Safety summit positive “step forward” in addressing community concerns
A safety summit has been staged bringing together the City of Melbourne, Victoria Police, residents’ groups including those that represent Southbank, and stakeholders, to address various issues facing the city.
More than 50 people attended the August 19 summit at Town Hall, including members of resident associations, where issues of safety infrastructure, safety at night, community policing, and the Connect Respect program were among the topics discussed.
The Connect Respect program, which is delivered by the Council to Homeless Persons and the City of Melbourne, helps businesses build their understanding of and support their response to homelessness in the city.
Victoria Police and members of City of Melbourne City Safety team gave presentations.
“Community safety is a priority for us at the City of Melbourne,” Lord Mayor Sally Capp said, adding the summit aimed to “facilitate safer neighbourhoods for everyone and agree on actions to be taken”.
“We heard from Victoria Police and our own City Safety team, as well as broader questions and feedback from our presidents of residents’ community groups,” she said.
“We’re looking forward to continuing these discussions and working together towards agreed outcomes.”
The Lord Mayor said the council would investigate increasing lighting outside commercial buildings, as well as making it easier for building owners to install external CCTV cameras.
Cr Capp said the council would also find ways of better communicating safety programs it had in place.
Southbank Residents’ Association president Tony Penna said the meeting was “very productive” and allowed people the opportunity “to see the faces of the policing community”.
However, while he welcomed the engagement with police and the council, he noted some of the topics discussed were issues that may not affect everyone.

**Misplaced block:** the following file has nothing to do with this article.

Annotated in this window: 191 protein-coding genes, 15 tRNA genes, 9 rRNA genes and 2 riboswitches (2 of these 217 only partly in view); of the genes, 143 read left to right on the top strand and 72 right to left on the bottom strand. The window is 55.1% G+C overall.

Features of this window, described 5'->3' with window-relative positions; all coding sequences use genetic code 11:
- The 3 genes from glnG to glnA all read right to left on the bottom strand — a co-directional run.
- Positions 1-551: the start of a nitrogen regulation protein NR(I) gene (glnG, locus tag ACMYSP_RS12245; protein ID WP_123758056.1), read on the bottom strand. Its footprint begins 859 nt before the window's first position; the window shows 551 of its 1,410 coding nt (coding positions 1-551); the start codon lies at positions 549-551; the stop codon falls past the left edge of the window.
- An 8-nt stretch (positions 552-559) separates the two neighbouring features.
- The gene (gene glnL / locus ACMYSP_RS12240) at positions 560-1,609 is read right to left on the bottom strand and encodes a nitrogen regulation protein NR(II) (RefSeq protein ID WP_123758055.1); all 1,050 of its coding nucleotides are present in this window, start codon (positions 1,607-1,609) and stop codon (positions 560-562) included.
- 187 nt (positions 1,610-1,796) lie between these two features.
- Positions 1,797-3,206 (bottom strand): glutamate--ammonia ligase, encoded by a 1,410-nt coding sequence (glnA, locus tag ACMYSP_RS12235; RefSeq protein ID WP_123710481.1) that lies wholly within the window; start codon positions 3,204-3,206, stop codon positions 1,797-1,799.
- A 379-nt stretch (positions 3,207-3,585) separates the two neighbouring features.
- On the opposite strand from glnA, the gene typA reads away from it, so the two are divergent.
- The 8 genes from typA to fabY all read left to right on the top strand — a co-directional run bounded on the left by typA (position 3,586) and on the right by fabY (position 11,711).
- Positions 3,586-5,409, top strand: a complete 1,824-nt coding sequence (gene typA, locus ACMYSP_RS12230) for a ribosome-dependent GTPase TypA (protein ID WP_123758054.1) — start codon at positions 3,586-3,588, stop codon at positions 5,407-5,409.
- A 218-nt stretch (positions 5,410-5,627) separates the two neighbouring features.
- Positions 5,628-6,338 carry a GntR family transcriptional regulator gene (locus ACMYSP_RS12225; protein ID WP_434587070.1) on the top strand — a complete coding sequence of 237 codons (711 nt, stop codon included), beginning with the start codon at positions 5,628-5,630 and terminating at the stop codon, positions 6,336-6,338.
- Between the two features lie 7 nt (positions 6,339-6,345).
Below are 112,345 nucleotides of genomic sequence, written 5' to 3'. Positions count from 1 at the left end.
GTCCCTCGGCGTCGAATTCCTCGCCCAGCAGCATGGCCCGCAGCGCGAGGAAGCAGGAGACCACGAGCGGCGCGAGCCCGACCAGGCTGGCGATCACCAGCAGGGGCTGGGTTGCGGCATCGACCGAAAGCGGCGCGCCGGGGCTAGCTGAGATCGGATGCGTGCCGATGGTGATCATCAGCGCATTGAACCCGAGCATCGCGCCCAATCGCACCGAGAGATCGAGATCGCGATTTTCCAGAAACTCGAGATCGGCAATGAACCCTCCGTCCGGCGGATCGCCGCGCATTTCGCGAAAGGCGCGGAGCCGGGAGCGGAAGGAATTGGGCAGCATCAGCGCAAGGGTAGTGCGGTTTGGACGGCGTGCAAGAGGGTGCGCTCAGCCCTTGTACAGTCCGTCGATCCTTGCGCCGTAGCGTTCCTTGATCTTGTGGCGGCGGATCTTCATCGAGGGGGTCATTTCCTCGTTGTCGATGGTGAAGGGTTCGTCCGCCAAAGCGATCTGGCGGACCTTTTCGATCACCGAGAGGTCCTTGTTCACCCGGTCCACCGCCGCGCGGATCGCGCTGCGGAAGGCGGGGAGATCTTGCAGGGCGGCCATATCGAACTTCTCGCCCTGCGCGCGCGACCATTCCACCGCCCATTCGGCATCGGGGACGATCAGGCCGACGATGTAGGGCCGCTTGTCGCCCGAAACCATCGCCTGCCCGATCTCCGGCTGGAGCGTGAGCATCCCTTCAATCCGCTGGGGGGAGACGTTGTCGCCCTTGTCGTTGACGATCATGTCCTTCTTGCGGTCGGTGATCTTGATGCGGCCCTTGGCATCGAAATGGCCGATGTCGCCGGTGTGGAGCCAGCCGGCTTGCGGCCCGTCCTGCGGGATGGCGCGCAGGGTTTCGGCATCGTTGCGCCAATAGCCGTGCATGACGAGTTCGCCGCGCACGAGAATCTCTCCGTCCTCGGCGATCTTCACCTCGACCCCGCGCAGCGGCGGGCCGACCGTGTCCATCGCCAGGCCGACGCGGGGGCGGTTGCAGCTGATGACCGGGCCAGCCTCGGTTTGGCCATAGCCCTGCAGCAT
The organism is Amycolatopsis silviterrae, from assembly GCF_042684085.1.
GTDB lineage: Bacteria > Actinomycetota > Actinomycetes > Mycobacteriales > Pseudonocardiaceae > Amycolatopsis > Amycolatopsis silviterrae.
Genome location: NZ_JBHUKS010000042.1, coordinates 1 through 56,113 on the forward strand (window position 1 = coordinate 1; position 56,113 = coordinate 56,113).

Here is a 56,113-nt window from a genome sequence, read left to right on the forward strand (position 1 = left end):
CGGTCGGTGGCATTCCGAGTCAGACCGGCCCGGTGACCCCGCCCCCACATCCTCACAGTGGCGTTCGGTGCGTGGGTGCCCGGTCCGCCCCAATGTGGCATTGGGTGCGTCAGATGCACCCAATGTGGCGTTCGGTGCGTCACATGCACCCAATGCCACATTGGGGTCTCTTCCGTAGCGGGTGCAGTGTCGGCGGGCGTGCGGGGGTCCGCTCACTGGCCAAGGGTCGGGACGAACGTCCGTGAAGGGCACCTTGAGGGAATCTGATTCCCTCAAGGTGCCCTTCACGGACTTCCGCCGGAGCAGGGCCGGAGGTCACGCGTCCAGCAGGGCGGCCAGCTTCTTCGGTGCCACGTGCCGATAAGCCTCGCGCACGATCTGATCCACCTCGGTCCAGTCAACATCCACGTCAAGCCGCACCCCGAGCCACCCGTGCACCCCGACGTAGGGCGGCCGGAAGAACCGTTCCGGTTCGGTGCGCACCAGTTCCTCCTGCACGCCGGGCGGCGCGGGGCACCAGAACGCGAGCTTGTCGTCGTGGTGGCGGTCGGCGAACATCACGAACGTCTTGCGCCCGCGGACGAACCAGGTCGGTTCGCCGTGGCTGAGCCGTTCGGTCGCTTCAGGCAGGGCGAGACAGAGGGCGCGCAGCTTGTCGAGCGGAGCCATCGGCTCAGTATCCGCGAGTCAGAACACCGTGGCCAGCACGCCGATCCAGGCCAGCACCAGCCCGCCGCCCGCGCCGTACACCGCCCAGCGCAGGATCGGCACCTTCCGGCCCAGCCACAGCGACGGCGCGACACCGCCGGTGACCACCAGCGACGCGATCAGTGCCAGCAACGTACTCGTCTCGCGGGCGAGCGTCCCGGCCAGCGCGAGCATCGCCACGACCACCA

“All the different precincts have got their own issues and things that happen in their own environment,” he said.
“Between the CBD and the other areas, it’s chalk and cheese, they’re so different.”
“A good example might be hooning; you don’t get hoons in the CBD and Southbank, because the streets are not conducive to hooning.”
Mr Penna said he was also a little surprised to see the issue of people experiencing homelessness raised as a safety matter as not all rough sleepers are “part of the safety problem”.
However, he understood it was “purely a perception thing” and that people “too often put them [rough sleepers] in the same category” as people engaging in drug use and anti-social behaviour.
From Southbank’s perspective, Mr Penna said he was “pretty happy” with community engagement around safety with the Southbank Safety and Security Committee meeting every quarter to keep on top of issues.
The Southbank 3006 residents’ group communications lead Mary Kay Rauma said the summit was a “good step forward” in listening to community concerns and was pleased to see homelessness addressed compassionately.
“I do think that connecting communities tend to look out for one another – it also helps provide an overall sense of understanding and ultimately safety,” she said.
Ms Rauma said while police did a great job, she hoped initiatives like the Neighbourhood Policing model and the 24-hour Victoria Police assistance line (131 444) could be better promoted to help tackle community concerns.
“It would be really great if they could widely publicise these ways the community can communicate with the police and work in partnership to share information,” she said.
“In having that dialogue and being approachable they will get so much out of their policing.”
Sergeant Dinah Tremain of East Melbourne Police Station, who coordinates the Neighbourhood Policing model across the Melbourne police service area including Southbank, also attended the summit with three colleagues.
She said it was a highly productive meeting and appreciated the opportunity to hear from the community and help build relationships. •